New Study Reveals Kids Start Drinking Sugary Beverages at Early Ages

sugary beverages

While researchers revealed kids are likely to start consuming sugary beverages at an early age, they also noted overall caloric intake from sugary drinks has declined slightly in recent times.

In spite of the health officials’ efforts to fight against obesity, a team of researchers revealed that most of the kids’ calorie intake is due to a tendency to start consuming sugary beverages at an early stage in their development. The unhealthy habit might come with long-term health complications, the researchers noted in their study which was published on January 26th, as a U.S. National Center for Health Statistics Data Brief.

Study’s Highlights

In recent times, health experts have warned the U.S. population about the dangers associated with sugary beverages, soft drinks, and foods that contain added sugars, associating them with an early onset of type 2 diabetes, weight gain, heart disease, and high cholesterol.

The new study’s findings were based on data collected between 2011 and 2014 during a U.S. National Health and Nutrition Examination Survey. The U.S. Centers for Disease Control and Prevention revealed that approximately two-thirds of children with ages between 2 and 19 consume one or more sugary beverages a day. In percentage points, this adds up to more than seven percent of total calorie intake for children.

According to Asher Rosinger, CDC researcher, regular consumption of sugary beverages, including sweetened coffee and sports drinks, has been linked to tooth decay and heart disease among other health conditions. The researchers also noted that children between 12 and 19 were more likely to consume sugary beverages, but at this point it is not clear why that is.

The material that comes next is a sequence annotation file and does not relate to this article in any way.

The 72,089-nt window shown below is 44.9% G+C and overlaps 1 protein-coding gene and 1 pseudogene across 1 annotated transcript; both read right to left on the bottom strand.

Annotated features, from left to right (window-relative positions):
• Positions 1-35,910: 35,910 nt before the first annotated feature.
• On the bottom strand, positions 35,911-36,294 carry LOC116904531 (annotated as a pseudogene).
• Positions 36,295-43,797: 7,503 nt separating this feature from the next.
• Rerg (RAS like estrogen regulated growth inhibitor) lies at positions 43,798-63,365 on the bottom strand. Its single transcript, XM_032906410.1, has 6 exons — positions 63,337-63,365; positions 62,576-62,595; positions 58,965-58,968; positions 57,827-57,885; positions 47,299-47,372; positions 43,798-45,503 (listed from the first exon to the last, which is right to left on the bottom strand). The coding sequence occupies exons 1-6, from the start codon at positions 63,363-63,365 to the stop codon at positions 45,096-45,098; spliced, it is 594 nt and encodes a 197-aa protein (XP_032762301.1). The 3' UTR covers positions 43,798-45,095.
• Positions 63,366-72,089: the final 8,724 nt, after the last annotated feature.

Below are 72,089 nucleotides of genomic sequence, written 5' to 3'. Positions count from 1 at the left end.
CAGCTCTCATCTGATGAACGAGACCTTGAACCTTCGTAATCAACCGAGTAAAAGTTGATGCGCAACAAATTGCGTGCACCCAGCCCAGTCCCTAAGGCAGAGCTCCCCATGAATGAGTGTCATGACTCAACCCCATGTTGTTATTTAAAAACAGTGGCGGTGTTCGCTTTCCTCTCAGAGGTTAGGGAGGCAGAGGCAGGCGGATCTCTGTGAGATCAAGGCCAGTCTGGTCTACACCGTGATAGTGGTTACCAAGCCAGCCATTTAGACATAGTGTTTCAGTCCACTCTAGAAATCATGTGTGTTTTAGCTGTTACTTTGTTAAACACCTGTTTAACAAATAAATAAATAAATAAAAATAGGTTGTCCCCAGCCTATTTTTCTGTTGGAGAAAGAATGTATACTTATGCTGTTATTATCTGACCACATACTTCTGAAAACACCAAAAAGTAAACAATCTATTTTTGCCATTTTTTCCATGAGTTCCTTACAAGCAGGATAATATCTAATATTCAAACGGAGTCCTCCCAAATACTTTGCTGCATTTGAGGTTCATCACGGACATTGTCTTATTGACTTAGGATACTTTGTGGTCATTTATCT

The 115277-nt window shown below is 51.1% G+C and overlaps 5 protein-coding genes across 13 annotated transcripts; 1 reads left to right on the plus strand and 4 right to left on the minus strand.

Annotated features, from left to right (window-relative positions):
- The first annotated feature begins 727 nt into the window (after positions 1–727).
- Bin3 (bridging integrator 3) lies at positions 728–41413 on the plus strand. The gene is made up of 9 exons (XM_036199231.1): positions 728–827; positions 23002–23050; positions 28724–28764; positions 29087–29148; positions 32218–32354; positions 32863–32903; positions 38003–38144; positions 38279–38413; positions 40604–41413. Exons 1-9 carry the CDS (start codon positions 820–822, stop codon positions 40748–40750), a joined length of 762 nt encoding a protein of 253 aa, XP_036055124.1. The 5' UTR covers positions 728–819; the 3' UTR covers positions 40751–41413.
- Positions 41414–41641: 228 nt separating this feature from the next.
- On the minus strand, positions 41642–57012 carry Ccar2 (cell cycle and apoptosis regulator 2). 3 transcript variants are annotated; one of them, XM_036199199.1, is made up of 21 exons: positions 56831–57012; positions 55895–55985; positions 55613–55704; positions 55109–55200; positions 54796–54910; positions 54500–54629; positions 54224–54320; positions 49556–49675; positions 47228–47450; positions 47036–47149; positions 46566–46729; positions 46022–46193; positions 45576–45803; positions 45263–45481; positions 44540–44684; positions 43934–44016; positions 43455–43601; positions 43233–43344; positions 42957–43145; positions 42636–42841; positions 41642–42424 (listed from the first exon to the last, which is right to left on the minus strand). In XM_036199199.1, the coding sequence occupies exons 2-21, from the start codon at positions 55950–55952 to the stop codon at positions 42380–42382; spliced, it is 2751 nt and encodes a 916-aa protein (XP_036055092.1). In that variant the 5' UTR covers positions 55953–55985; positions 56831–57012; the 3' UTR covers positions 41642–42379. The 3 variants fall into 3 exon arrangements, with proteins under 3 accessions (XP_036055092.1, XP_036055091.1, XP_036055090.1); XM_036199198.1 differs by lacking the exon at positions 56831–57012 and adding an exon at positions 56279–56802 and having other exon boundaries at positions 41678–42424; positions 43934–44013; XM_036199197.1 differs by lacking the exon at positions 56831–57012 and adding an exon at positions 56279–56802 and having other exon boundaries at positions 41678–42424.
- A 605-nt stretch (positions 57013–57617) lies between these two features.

Furthermore, the researchers also discovered that boys were more likely to take a special interest in these drinks rather than girls. Hence, approximately 65 percent of boys consumed at least one sugary drink per day from 2011 to 2014, while only 61 percent of girls engaged in the same behavior during the same time period.

Study’s Shortcomings

However, the researchers say the study has its limitations since they did not focus on parental attitudes toward dietary guidelines or supervision, which could alter children’s behaviors. Nevertheless, the scientists did find ethnic and racial differences. Asians, for example, were less likely to consume sugary beverages than other groups.

Also, the researchers noted they did not focus on diet drinks, flavored milk, drinks with sweetener added by customers, or alcohol. However, sports drinks, fruit drinks, nectars with added sugars, regular soda, tea, energy drinks, coffee, and horchata were included in the study.

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